Duashao jí, tïo gı fáfuaq.
wonder *1s* how good the-movie
! 'I wonder how good the movie is.'
󱚷󱚹󱛍󱛃 󱚴󱛃󱛎󱚹 󱚺󱛊󱚲󱛂 󱛗
Tıo foı súq?
how bored *2s*
! 'How bored are you?'

Property clauses

Property clauses can be compared to infinitives in English, except that Toaq's properties are much more flexible and allow for an unlimited degree of complexity.

Property clauses correspond more or less exactly to lambda functions. However, they differ structurally in how and where variables are bound, since they are CPs syntactically.

lä req já raı
λx. req(x)
"the property of being human"

The lambda determiner 󱚾󱛊󱚺 binds a variable whose name is the first verb of its complement. In the above example, this is the verb 󱚻󱚺󱛎󱚹 raı "to be something". The choice of variable is arbitrary, much like in the lambda function where the variable x was chosen.

Once bound, the variable can be reused (via ) within the property clause, which is identical to the behavior of other determiners. For example:

lä shao já raı ꝡä tuaja ráı
λx. want(x, {courageous(x)})
"the property of wishing oneself to be courageous"

Property clauses are the expected argument type of property places, which are generally indicated as such in the dictionary by the word "property" in the English definition:

leo = "X tries to satisfy property Y"
(or, more naturally: "X tries to be/do Y")

Thus, to say "I try to be courageous", one could employ a property clause as follows:

󱚼󱚴󱛍󱛃 󱚾󱛊󱚹 󱛔 󱚼󱛋󱚺 󱚷󱚲󱛍󱚺󱚾󱚺 󱚾󱛊󱚺 󱛘󱚻󱚺󱛎󱚹󱛙 󱛕
Leo jí, lä tuaja já raı.
try *1s* λ courageous X something
! 'I try to be courageous.'

As with other determiners, the complement may be covert. This has the consequence of not giving the variable a name.

The verb 󱚹󱛂 ıq "X satisfies property Y" is a raw property applicator. The following pair of sentences illustrates the most basic functionality of property clauses:

󱚹󱛂 󱚵󱛊󱚹 󱛚 󱛔 󱚼󱛋󱚺 󱚷󱛃󱚴󱚲 󱚾󱛊󱚺 󱛚 󱛕
Iq ní, lä tofu já.
is this λ tofu X
! 'This satisfies the property of being tofu.'

is logically equivalent to

󱚷󱛃󱚴󱚲 󱚵󱛊󱚹 󱛚 󱛕
Tofu ní.
tofu this
! 'This is tofu.'

Using 󱚹󱛂 ıq in this way offers an alternative to the cleft verb to manipulate word order.

Here is another example of a more complex property:

󱚵󱚹󱛍󱚴󱛂 󱚺󱛊󱚲󱛂 󱛔 󱚼󱛋󱚺 󱚷󱚲󱛍󱚺 󱚾󱛊󱚺 󱛘󱚻󱚺󱛎󱚹󱛙 󱛔 󱛁󱚺󱛋 󱚿󱛃 󱚾󱛊󱚹 󱚻󱛊󱚺󱛎󱚹 󱛕
Nıeq súq, lä tua já raı, ꝡä cho jí ráı.
unskilled *2s* λ cause X something *comp* like *1s* X
! 'You are bad at satisfying the property λx. x causes me to like x.'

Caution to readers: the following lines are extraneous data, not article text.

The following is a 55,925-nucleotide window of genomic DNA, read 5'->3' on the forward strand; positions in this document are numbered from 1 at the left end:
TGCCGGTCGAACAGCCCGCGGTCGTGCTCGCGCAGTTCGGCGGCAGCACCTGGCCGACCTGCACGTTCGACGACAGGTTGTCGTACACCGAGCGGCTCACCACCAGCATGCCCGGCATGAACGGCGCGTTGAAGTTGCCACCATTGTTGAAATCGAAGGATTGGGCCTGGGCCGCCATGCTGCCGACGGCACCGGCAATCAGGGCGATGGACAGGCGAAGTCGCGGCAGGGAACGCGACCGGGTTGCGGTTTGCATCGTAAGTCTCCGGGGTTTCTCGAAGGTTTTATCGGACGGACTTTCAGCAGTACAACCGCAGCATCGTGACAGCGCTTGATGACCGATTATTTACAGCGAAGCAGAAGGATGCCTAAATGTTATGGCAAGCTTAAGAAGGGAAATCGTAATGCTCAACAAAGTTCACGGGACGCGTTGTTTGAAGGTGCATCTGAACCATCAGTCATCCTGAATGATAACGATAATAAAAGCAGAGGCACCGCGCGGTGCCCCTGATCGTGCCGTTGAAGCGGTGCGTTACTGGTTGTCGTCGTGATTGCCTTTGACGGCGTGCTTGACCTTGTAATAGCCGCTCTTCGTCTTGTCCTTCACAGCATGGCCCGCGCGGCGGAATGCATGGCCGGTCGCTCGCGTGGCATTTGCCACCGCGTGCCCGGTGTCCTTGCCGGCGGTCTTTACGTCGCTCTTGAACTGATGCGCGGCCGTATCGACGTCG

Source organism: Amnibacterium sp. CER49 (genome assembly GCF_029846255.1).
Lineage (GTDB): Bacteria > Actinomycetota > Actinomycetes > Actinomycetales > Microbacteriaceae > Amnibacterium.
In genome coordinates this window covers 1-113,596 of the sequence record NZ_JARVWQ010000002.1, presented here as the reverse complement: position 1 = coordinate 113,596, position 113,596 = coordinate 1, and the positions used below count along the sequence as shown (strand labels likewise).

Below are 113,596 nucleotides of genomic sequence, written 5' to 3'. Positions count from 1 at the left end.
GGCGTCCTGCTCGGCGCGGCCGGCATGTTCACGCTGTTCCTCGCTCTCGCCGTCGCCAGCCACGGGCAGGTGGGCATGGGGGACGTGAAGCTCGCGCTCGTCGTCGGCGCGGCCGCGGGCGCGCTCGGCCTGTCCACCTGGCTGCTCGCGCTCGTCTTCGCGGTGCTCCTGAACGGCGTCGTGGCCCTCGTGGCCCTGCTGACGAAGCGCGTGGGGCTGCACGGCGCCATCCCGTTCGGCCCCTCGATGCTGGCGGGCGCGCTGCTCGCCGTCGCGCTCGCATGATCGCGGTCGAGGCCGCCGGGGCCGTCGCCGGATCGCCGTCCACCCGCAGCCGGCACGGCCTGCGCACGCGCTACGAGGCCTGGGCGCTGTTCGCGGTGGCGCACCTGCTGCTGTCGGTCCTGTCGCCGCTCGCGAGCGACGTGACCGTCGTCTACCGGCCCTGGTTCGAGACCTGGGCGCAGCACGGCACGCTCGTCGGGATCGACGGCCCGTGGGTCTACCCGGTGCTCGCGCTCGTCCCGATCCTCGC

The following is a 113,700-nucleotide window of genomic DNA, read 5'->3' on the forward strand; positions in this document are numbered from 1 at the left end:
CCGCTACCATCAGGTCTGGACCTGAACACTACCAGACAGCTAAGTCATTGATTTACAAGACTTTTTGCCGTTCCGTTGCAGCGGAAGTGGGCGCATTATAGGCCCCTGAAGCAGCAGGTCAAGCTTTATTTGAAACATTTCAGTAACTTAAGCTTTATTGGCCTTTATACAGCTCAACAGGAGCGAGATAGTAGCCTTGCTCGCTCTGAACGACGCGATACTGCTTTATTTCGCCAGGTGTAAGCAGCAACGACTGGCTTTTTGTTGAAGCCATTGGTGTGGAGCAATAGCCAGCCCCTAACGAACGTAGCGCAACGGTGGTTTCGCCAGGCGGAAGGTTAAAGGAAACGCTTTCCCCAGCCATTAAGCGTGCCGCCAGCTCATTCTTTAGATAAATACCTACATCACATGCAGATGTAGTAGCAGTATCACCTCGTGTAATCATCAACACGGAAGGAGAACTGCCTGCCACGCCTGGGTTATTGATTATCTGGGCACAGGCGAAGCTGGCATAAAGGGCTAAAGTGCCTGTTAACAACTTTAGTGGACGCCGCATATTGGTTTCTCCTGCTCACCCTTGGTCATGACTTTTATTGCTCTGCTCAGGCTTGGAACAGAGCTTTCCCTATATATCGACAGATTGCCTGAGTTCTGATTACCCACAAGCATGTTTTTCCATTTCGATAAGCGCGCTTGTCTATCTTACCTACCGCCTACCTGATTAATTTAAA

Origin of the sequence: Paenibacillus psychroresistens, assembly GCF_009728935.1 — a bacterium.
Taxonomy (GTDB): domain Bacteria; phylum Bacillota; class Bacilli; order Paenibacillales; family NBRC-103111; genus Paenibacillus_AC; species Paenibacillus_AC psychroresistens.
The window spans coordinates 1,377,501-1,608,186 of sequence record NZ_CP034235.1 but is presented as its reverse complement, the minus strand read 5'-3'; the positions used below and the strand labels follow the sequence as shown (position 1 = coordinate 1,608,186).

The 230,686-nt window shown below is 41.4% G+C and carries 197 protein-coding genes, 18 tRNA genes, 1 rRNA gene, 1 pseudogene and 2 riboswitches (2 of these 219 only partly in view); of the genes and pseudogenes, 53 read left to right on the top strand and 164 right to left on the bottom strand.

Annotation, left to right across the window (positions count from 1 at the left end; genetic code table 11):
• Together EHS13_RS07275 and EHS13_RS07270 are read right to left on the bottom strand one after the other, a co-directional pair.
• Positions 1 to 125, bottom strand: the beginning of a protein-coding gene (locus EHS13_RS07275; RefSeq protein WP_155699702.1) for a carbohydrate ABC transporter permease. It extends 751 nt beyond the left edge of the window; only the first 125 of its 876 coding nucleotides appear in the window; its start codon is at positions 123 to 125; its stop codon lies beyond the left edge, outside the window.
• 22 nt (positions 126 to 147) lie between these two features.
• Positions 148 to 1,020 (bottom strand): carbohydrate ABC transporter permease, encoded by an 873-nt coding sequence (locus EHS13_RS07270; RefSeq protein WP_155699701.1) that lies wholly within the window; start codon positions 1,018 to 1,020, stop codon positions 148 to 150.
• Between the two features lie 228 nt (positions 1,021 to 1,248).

! 'You are bad at making me like you.'

Invoking explicit property clauses is somewhat costly and it is desirable to avoid them when possible.

There are two main ways of doing so:

1) Simple properties can typically be avoided by using a serial verb. Instead of

󱚼󱚴󱛍󱛃 󱛘󱛄󱛊󱚲󱚵󱚴󱛙 󱛔 󱚼󱛋󱚺 󱛄󱚺󱛂󱛃󱚺 󱚾󱛊󱚺 󱛚 󱚾󱛊󱚹 󱛕
Leo kúne, lä kaqga já jí.
try the-dog λ bite X *1s*
! 'The dog tries to bite me.'

one would express this using the equivalent, but shorter, serial verb construction:

󱚼󱚴󱛍󱛃 󱛄󱚺󱛂󱛃󱚺 󱛘󱛄󱛊󱚲󱚵󱚴󱛙 󱚾󱛊󱚹 󱛕
Leo kaqga kúne jí.
try bite the-dog *1s*
! 'The dog tries to bite me.'

2) Most verbs that expect a property argument allow the same place to be filled by a content clause instead. Doing so invokes the following interpretation rule:

<verb> X CP → <verb> X lä tua já CP
X <verb> CP → X <verb> to bring about CP

Using a content clause tends to make it a bit easier to track referents, because the clause is in a sense less abstract:

󱚼󱚴󱛍󱛃 󱛘󱛄󱛊󱚲󱚵󱚴󱛙 󱛔 󱛁󱚺󱛋 󱛄󱚺󱛂󱛃󱚺 󱛆󱛊󱛃 󱚾󱛊󱚹 󱛕
Leo kúne, ꝡä kaqga hó jí.
try the-dog *comp* bite *X:anim* *1s*
! 'The dog tries to bite me.'

Relative clauses

Relative clause pattern

A relative clause (CPrel) is a CP which attaches as an adjunct to an nP.

Restrictive relative clauses are headed by the complementizer 󱛁󱚴󱛋 ꝡë.

Incidental relative clauses are headed by the complementizer 󱚾󱛋󱚲 .

Relative clauses follow the head noun.

The content of a CPrel equals that of ordinary CPs, with one extra condition: the relative clause must contain a reference to its antecedent. This can be achieved in one of three ways:

• the resumptive pronoun 󱛆󱛊󱛃󱛍󱚺 hóa (gloss: rsm)
• bound variable reference via
• an anaphoric pronoun which matches the antecedent's pronominal class

󱚺󱛊󱚺 󱛘󱛄󱚲󱛍󱚴󱛙 󱛔 󱛁󱚴󱛋 󱚿󱛃 󱚾󱛊󱚹 󱛆󱛊󱛃󱛍󱚺
sá kue, ꝡë cho jí hóa
some book which like *1s* *rsm*
! 'a book that I like'
󱚺󱛊󱚺 󱛘󱛄󱚲󱛍󱚴󱛙 󱛔 󱛁󱚴󱛋 󱚿󱛃 󱚾󱛊󱚹 󱛄󱛊󱚲󱛍󱚴
sá kue, ꝡë cho jí kúe
some book which like *1s* the-book
! 'a book that I like'
󱚺󱛊󱚺 󱛘󱛄󱚲󱛍󱚴󱛙 󱛔 󱛁󱚴󱛋 󱚿󱛃 󱚾󱛊󱚹 󱚰󱛊󱚺󱛂
sá kue, ꝡë cho jí máq
some book which like *1s* *X:inan*
! 'a book that I like'

Here is a more complex relative clause:

󱛄󱚺󱛂󱛃󱚺󱛎󱚹 󱚾󱛊󱚹 󱚺󱛊󱚺 󱛘󱚶󱚴󱛍󱛃󱛙 󱛔 󱛁󱚴󱛋 󱚷󱚲󱛍󱚺 󱛘󱛄󱛊󱚲󱚲󱚵󱚴󱛙 󱚺󱚺󱛎󱛃 󱛔 󱛁󱚺󱛋 󱚷󱚴󱛍󱚺 󱚶󱛊󱚴󱛍󱛃 󱛕
Kaqgaı jí sá deo, ꝡë tua kúne sao, ꝡä tea déo.
see *1s* some child which cause the-dog large *comp* scared the-child
! 'I saw a child that the large dog caused to be scared'

In the above example, 󱛘󱚶󱛊󱚴󱛍󱛃󱛙 déo "the child" could be replaced by the resumptive pronoun 󱛆󱛊󱛃󱛍󱚺 hóa, but not by the animate pronoun 󱛆󱛊󱛃 , because it would refer to the dog.

Restrictive relative clauses (introduced by 󱛁󱚴󱛋 ꝡë) restrict the referent set of a DP by acting as a restriction on the domain of the binding quantifier. Incidental relative clauses (introduced by 󱚾󱛋󱚲 ) make a side claim about an argument.

Another way of thinking about the difference is that restrictive relative clauses provide essential information for identifying what a DP refers to, while incidental clauses merely give additional information about a referent that is not essential for figuring out who or what is being talked about.

In English, incidental relative clauses are separated from the main clause with commas, while restrictive relative clauses aren't. In Toaq, the difference is always marked via different complementizers.

󱚰󱚺󱛎󱚹 󱚾󱛊󱚹 󱛘󱛄󱛊󱚺󱚷󱛃󱛙 󱚾󱚹󱚲󱛃 󱛔 󱚾󱛋󱚲 󱛄󱚲󱛍󱛃 󱛆󱛊󱛃 󱛕